Understanding the change in prevalence of certain flavours offers excellent insight into understanding supply driven changes in the market.  By also tracking the ratings and number of ratings of products and their corresponding flavours, the ability to aggregate the data shows what flavours receive strong engagement as well as satisfaction among those shoppers that provide feedback to e-commerce retailers.  For example, in the chart below (sorted left to right by the leading top flavours for August 2021) is the average number of ratings for each flavour. While mint and lemon were the most prevalent flavours in the sample and received the highest number of reviews per SKU, following those two flavours, consumer engagement by way of number of reviews significantly fluctuated.  Mango and grape products received the next highest level of engagement with nearly 10 reviews each, indicating consumers were quite eager to provide feedback for these flavoured products.

Source:  Euromonitor Via

Alongside understanding the number of ratings each flavour receives to assess engagement of products and their corresponding flavours, understanding the rating itself is important to be able to ascertain which flavours are receiving stronger feedback than others. Looking across all confectionery categories, mango flavoured products received the strongest feedback with shoppers rating these products 4.77 out of a 1-5 scale.  Given the average for all flavours was 4.3, several other leading flavoured products performed particularly well in this sample, with lemon, cocoa and mandarin products receiving high satisfaction scores.  Meanwhile, apple flavoured products received the lowest rating with an average of just 4.1.

Source:  Euromonitor Via

Finally, as companies look to understand how flavour preferences are changing, and which flavours to potentially focus on, adding pricing metrics can also give insight into how the products are being priced and marketed to consumers. By adding the weighted rating as demonstrated below, those products that are also receiving high satisfaction scores alongside their pricing metrics can be identified and potentially prioritised for new product development.  In the chart below, the number of flavours being examined has expanded to the leading 17 flavours that had at least multiple ratings observed during the August 2021 time period. Here we can clearly see not only which flavours received strong shopper satisfaction but which also have high price points: mango, mandarin, cocoa and almond flavoured products in particular scored well in both metrics and as indicated by smaller bubble sizes than flavours such as mint and lemon, which have more room to grow in the market.  Meanwhile products with flavours such as berry, and apple, not only received low satisfaction scores but have lower than average price points.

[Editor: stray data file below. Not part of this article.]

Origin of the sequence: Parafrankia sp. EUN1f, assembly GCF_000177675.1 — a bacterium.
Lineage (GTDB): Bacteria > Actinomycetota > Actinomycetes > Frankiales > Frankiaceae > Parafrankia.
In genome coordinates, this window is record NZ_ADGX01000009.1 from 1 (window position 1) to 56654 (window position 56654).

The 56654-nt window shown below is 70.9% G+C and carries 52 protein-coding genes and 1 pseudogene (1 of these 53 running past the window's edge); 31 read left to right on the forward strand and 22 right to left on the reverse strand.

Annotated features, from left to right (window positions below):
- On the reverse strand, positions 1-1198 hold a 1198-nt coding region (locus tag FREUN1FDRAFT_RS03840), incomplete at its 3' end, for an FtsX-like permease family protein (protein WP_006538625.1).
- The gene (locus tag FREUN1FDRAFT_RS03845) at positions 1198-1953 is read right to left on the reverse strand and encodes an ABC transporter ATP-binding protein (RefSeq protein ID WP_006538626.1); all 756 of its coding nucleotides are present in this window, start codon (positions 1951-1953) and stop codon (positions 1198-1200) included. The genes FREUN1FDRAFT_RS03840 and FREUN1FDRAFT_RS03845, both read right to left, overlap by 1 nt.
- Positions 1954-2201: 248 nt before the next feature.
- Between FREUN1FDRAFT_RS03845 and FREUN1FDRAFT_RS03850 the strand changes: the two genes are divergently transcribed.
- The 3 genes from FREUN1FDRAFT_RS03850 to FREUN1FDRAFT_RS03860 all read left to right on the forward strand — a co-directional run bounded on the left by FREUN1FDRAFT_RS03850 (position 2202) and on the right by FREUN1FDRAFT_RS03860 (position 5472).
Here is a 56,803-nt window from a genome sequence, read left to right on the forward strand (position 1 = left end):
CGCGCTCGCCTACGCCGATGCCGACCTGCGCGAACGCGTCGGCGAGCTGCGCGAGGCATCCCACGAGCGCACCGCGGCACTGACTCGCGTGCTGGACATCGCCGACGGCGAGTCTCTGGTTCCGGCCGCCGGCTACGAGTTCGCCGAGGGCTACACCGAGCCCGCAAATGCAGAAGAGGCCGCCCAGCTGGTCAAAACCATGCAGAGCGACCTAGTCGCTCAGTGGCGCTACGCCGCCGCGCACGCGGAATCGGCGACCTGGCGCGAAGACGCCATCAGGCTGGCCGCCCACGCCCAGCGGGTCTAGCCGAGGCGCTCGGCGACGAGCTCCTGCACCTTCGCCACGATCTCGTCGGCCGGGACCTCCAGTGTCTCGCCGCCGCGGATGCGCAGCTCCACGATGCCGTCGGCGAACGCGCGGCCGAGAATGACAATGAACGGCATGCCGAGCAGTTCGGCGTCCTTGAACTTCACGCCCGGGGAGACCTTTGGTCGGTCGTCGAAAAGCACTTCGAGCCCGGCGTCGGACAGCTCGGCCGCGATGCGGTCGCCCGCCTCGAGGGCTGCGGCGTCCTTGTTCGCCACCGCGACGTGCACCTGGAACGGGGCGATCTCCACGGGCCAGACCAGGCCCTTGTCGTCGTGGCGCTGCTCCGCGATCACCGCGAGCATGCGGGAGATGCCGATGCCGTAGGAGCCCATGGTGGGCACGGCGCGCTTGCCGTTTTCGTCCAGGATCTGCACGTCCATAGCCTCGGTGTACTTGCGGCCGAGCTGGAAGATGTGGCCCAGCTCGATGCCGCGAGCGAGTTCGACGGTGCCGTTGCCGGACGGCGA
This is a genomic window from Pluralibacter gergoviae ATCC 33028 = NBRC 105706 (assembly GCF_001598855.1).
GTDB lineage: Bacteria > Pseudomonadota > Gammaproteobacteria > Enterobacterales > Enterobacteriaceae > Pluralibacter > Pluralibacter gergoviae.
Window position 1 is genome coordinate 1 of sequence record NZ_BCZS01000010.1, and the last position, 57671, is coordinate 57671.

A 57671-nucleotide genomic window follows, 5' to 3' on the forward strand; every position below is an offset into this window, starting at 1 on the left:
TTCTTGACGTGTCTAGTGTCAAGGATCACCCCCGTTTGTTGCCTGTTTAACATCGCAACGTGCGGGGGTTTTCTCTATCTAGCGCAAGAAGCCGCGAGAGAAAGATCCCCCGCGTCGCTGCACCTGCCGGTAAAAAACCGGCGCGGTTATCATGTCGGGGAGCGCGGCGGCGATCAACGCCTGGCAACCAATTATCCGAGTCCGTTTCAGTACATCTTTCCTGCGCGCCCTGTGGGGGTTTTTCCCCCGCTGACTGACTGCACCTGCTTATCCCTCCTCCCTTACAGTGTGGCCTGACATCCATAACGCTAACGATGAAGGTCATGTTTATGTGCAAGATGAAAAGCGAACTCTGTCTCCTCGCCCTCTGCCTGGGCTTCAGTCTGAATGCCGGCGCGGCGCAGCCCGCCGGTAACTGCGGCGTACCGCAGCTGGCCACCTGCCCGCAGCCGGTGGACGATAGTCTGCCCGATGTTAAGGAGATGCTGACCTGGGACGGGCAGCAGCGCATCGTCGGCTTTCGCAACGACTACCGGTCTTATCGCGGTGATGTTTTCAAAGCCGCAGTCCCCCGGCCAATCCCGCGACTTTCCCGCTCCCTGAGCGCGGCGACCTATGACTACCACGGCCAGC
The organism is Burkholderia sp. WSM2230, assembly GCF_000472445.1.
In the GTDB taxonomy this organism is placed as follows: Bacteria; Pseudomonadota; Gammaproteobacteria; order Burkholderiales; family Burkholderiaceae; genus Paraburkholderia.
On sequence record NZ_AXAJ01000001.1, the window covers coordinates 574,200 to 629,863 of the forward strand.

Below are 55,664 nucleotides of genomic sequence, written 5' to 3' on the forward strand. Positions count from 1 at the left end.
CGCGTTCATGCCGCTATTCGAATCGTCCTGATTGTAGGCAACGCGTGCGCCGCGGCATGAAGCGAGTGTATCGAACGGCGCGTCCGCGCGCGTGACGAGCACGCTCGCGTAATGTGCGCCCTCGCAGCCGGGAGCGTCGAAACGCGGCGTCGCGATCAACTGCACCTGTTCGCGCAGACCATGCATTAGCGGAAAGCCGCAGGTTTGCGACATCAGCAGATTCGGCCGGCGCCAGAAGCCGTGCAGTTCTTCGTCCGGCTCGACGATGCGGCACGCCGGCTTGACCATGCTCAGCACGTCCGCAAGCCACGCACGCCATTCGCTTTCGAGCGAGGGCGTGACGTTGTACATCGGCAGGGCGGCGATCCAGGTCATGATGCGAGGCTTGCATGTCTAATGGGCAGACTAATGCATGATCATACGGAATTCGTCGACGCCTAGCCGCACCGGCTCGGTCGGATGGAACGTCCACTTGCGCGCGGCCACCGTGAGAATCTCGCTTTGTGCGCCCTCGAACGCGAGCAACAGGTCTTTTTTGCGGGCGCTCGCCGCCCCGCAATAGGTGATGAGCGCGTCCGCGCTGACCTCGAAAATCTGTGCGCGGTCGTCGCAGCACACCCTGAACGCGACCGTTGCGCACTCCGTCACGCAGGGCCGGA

Source:  Euromonitor Via

Monitoring changing flavours and corresponding metrics is paramount

Understanding how flavours can change in a market alongside current perceptions by consumers can provide powerful insights into how an industry is changing.  While this sample could benefit by having a larger sample size over a longer period of time, by analysing 370 confectionery products available in the market for online Japanese consumers, it is easy to see how some flavours such as mango, peach and lychee are becoming more prevalent in the market and are also outperforming more standard flavours such as apple and mint, when it comes to consumer satisfaction.  Companies should carefully monitor how flavours are changing in their respective markets to ensure availability meets demand.

Note on Via dataset used for analysis:

Data for the analysis was collected in September 2021 for the time periods of August 2019 and August 2021.  Due to ongoing improvements to the AI-led product matching of stock keeping units (SKUs) to categories, suppliers, and brands, the size of the product assortment such as flavours analysed in Via both in general and for individual online retailers can change as we release new data improvements. In turn, this can lead to changes in flavour analysis as SKU sample size changes.